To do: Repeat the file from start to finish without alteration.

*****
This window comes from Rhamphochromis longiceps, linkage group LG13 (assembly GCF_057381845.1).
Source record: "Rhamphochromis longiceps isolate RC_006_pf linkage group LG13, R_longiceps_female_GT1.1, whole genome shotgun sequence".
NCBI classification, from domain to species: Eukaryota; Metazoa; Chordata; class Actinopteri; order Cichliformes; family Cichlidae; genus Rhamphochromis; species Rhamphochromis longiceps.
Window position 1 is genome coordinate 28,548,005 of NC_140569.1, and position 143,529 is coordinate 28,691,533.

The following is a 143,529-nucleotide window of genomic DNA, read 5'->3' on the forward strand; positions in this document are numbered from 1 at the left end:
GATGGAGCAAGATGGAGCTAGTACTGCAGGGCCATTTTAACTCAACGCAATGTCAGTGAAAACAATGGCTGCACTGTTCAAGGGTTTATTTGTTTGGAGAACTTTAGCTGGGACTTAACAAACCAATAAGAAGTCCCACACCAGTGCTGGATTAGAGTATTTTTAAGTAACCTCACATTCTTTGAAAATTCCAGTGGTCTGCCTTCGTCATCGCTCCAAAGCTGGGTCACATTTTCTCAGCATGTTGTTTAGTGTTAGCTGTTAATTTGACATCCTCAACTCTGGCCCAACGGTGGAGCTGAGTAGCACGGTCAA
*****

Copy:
This window comes from Rhamphochromis longiceps, linkage group LG13 (assembly GCF_057381845.1).
Source record: "Rhamphochromis longiceps isolate RC_006_pf linkage group LG13, R_longiceps_female_GT1.1, whole genome shotgun sequence".
NCBI classification, from domain to species: Eukaryota; Metazoa; Chordata; class Actinopteri; order Cichliformes; family Cichlidae; genus Rhamphochromis; species Rhamphochromis longiceps.
Window position 1 is genome coordinate 28,548,005 of NC_140569.1, and position 143,529 is coordinate 28,691,533.

The following is a 143,529-nucleotide window of genomic DNA, read 5'->3' on the forward strand; positions in this document are numbered from 1 at the left end:
GATGGAGCAAGATGGAGCTAGTACTGCAGGGCCATTTTAACTCAACGCAATGTCAGTGAAAACAATGGCTGCACTGTTCAAGGGTTTATTTGTTTGGAGAACTTTAGCTGGGACTTAACAAACCAATAAGAAGTCCCACACCAGTGCTGGATTAGAGTATTTTTAAGTAACCTCACATTCTTTGAAAATTCCAGTGGTCTGCCTTCGTCATCGCTCCAAAGCTGGGTCACATTTTCTCAGCATGTTGTTTAGTGTTAGCTGTTAATTTGACATCCTCAACTCTGGCCCAACGGTGGAGCTGAGTAGCACGGTCAA